This is an unexpected appendix to the post of May 24, which should be read first.
Through the good offices of Mariela Fernández (see May 24 post), I’ve been put in touch with Richard Underwood, one of the United States Army interpreters at the Panmunjom negotiations that ended the fighting in Korea in 1953. He’s now in his eighties. His brother Horace, who also interpreted there and was older, died some time ago. In the photograph, Lt. Underwood is in the middle, fourth from left. To his right is CWO Kenneth Wu, his interpreter colleague for Chinese.
This contact is an extraordinary piece of luck. He confirms that most of the Panmunjom interpreters on both sides had not been trained to professional standards, if indeed they were trained at all beforehand. They were therefore Native Translators. He’s given me permission to quote from his very interesting email, so here’s the part that’s most relevant. The emphasis is mine.
I have never been a professional translator. Rather I was a bilingual officer in the US Army and was assigned to interpret for the initial liaison team of UNC [United Nations Command] officers who flew into Kaesong [a town 10 km west of Panmunjom] to set up the particulars for the Truce talks that followed. I always felt inadequate for this task in view of my total lack of training in the Korean language. I had just learned it naturally growing up and playing with Korean children, and surrounded by Korean adults who were literate and sophisticated in their language. My extreme weakness in reading and writing were a terrible handicap, costing me untold hours of sleep as I struggled with translations, aided by a Korean who patiently explained obscure words and phrases.Richard also elucidates the kind of mistake that apparently cost one untrained Chinese interpreter his life (see previous post).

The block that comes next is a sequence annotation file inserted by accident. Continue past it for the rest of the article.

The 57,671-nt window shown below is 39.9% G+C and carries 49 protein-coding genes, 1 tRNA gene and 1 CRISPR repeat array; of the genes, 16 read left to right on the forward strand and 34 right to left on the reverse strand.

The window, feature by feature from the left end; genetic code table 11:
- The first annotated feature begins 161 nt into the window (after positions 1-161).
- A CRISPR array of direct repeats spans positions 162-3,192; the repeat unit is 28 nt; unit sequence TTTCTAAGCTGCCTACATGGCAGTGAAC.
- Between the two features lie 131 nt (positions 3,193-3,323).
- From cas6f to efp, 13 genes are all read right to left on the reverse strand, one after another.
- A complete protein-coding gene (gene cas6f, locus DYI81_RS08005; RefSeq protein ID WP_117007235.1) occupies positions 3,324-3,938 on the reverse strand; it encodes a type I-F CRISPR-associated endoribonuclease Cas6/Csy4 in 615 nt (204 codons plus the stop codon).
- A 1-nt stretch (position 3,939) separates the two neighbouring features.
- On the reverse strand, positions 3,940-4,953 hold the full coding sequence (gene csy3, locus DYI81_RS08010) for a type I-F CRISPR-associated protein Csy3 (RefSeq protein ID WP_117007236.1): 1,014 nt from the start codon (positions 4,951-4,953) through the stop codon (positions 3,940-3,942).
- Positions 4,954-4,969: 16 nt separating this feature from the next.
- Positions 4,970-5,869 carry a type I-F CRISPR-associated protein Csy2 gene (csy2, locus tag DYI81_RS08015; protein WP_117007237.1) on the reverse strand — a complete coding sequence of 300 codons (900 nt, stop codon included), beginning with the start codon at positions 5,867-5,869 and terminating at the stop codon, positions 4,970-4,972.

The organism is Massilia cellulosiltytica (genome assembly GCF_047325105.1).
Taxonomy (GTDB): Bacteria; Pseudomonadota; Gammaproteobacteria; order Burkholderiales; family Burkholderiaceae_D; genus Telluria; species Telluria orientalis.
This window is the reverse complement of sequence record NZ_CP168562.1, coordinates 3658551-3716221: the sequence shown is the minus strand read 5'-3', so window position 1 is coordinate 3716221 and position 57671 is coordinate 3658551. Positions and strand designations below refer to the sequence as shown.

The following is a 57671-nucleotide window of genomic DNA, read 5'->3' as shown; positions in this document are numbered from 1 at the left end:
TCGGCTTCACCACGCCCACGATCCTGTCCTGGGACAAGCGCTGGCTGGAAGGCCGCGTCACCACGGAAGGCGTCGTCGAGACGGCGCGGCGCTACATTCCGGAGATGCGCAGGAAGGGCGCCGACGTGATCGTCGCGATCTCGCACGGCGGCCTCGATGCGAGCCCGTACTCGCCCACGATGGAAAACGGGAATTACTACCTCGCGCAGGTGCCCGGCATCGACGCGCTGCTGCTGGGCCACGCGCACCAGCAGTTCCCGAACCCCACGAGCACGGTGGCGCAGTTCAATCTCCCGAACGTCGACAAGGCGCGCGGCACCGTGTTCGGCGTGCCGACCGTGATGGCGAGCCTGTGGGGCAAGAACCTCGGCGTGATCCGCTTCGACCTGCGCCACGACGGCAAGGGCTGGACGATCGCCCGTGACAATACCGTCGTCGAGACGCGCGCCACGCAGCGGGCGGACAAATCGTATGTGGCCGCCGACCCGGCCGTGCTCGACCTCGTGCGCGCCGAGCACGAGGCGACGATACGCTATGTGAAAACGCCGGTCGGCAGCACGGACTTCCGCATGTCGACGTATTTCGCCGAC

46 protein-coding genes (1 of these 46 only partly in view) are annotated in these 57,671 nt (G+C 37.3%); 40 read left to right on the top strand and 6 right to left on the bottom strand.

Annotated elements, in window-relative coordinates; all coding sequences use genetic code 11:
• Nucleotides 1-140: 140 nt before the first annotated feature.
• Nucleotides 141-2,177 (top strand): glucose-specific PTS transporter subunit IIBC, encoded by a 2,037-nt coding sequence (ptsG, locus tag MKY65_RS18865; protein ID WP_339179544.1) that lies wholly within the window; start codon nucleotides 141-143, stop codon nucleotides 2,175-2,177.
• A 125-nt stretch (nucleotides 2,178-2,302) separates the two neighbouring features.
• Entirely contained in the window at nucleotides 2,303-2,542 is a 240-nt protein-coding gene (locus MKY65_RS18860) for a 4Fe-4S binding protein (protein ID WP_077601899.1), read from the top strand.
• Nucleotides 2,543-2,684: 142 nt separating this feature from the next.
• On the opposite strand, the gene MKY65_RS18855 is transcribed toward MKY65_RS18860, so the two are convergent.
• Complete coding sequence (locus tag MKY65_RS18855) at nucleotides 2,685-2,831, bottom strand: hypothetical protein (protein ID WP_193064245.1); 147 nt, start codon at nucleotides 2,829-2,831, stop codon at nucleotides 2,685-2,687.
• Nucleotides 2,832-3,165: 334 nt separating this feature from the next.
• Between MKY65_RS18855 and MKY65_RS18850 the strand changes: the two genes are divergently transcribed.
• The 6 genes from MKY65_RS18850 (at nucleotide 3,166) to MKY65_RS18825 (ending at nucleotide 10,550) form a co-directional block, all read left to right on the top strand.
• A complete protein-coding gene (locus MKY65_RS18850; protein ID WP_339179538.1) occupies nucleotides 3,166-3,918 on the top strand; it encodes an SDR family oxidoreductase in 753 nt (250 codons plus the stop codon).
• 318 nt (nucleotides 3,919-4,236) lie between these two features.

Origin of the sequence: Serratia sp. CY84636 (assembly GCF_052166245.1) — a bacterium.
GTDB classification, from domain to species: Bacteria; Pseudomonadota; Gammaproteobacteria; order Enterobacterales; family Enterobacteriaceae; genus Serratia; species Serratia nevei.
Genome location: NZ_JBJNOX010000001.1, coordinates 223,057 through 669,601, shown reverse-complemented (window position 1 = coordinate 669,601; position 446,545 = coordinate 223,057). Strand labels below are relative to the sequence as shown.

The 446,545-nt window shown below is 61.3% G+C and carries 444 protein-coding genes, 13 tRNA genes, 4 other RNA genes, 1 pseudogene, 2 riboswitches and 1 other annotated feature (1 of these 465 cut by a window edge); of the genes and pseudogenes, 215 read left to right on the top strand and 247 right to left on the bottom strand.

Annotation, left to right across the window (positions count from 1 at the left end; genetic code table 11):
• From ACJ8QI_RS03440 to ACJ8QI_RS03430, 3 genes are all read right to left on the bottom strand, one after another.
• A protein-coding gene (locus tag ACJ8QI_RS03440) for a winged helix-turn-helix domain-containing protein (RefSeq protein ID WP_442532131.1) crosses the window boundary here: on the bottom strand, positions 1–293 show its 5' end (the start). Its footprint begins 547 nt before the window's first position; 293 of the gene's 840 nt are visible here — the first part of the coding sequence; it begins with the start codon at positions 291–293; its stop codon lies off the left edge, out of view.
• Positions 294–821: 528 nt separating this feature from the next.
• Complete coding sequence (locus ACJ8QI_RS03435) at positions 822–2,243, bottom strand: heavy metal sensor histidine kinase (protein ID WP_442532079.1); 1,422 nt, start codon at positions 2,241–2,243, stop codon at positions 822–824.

Soon I was joined by my brother U.S. Navy Lt. Horace G. Underwood. He was 10 years my senior, had studied Korean and the Chinese Characters and was miles ahead of me in all aspects except for fluency and pronunciation, where I was a little better.
The situation improved markedly when Admiral Joy [U.S. Navy, UNC Senior Delegate] invited us to sit in on their nightly staff meetings so that we would have advance knowledge of the gist of speeches to be made.
He continually tried to ‘gild the lily’ of [Chinese] Liaison Officer (Col. Chang)'s remarks. For example: Col. Chang said quite calmly on one inspection trip ‘Here are three of the Chinese People's Volunteers [i.e. Chinese soldiers] killed by your soldiers,’ but Sul [the interpreter] said words to the effect, ‘Here you see, in pools of their own blood these brave volunteers who left home and family to come to this foreign land in sacrifice for the noble cause of our side in this war.’
After he did this several times I turned to Col. Chang (against all protocol, for interpreters exist only to speak for their masters) and asked him if he indeed meant what Sul said, or what he himself had said. Chang glanced at a third officer (who had shown no evidence of speaking English) who gave him a quick nod, meaning I was telling the truth. At that Col. Chang blew up at Sul and ordered him to go – get out of my sight. My analysis of the situation is that Sul, who had been a ‘mole’ HS [high school] teacher in Seoul before the war, was simply trying to be super patriotic to ‘prove’ his loyalty to the North.
Photo: Walter G. Hermes. Truce Tent and the Fighting Front: The Last Two Years. Washington, D.C.: Center of Military History, United States Army, 1990. Fascinating details and richly illustrated. It's online at http://www.kmike.com/TruceTent/TruceTentAndFightingFront.htm